SpaceX, ULA win large government launch contracts

United Launch Alliance plans to launch its first, new Vulcan rocket -- as shown in an artist rendering here -- in the first half of 2021. Image courtesy of United Launch Alliance
United Launch Alliance plans to launch its first, new Vulcan rocket -- as shown in an artist rendering here -- in the first half of 2021. Image courtesy of United Launch Alliance

Aug. 7 (UPI) -- The U.S. military on Friday awarded two new defense contracts worth billions of dollars to space launch companies United Launch Alliance and SpaceX, which won a four-way competition, defeating Blue Origin and Northrop Grumman.

The contract award means ULA and Elon Musk's SpaceX will launch about three dozen national security missions from 2022 to 2026 -- at a price tag of about $1 billion per year. ULA said its contract represents about 60 percent of those missions.


ULA, a launch provider to the U.S. government for 14 years with Atlas and Delta rockets, is on schedule to launch its next-generation rocket, the Vulcan Centaur, next year, CEO Tony Bruno told UPI in an interview this summer.

The new rocket is designed to provide a more efficient, more powerful launch than Atlas and Delta with Blue Origin engines produced in the United States. ULA previously bought Russian rocket engines, which Congress outlawed in a 2014 bill.


ULA has agreed to buy engines made by Blue Origin, the BE-4, which gives those two companies a partial alliance in the contract.

The Vulcan rocket being assembled in Decatur, Ala., would provide from 1.1 million pounds of thrust to 3.4 million pounds, depending on configuration.

That compares to SpaceX's Falcon 9 rocket with 1.7 million pounds of thrust on liftoff. But SpaceX also has its Falcon Heavy rocket, which produces three times the thrust of a Falcon 9.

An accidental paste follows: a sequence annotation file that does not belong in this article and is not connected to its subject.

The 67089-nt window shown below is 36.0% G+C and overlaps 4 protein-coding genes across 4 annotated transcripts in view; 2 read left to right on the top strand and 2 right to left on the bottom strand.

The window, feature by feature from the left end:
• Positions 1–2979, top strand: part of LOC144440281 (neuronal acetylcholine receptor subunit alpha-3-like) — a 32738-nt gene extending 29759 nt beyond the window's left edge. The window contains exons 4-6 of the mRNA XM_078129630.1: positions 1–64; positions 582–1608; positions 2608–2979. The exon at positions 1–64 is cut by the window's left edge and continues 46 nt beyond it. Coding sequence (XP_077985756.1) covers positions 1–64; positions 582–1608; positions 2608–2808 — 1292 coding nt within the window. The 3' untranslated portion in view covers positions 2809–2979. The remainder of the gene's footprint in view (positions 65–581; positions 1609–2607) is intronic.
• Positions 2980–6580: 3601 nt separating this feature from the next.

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Bruno previously told UPI that it takes about $1 billion to develop a new rocket, but the company declined to say how much it has spent on Vulcan.

The Air Force announced in 2019 that it would accept only two of the four rocket systems under development. Some members of Congress had suggested funding a third company to maintain competition.

In addition to the longer-term contract impact, the immediate award from the government announced Friday is $337 million more for ULA's Vulcan development and $316 more for SpaceX to build upon its launch capability.

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The win continues a string of big advancements for SpaceX, which recently became the first private company to send NASA astronauts into orbit and return them safely.


SpaceX already is flying the Falcon 9 rocket on government missions, while its three competitors still are working on new rockets.

SpaceX recovers the first-stage booster and the fairing halves, or nose cone, for many launches and reuses them.

ULA plans to reuse the engines by catching them with helicopters and grappling hooks in midair as they fall back to Earth. The company not proven its technique can work.

ULA has two additional customers for Vulcan launches, including California-based Sierra Nevada, which has developed the new Dreamchaser space plane to launch cargo to the space station.

Tory Bruno, ULA's president and CEO, said Friday in a statement that the company was "honored" to win the contract.

"Vulcan Centaur is the right choice for critical national security space missions and was purpose-built to meet all of the requirements of our nation's space launch needs," Bruno said.

Northrop Grumman officials are disappointed with the decision, the company said in a statement Friday.

"We are confident we submitted a strong proposal that reflected our extensive space launch experience and provided value to our customer, and we are looking forward to our debriefing from the customer," the statement said.

Astronauts make round trip to space station from U.S. soil

NASA astronaut Douglas Hurley (C) waves to onlookers as he boards a plane at Naval Air Station Pensacola to return him and NASA astronaut Robert Behnken home to Houston a few hours after the duo landed in their SpaceX Crew Dragon Endeavour spacecraft off the coast of Pensacola, Fla,, on August 2, 2020. Photo by Bill Ingalls/NASA | License Photo


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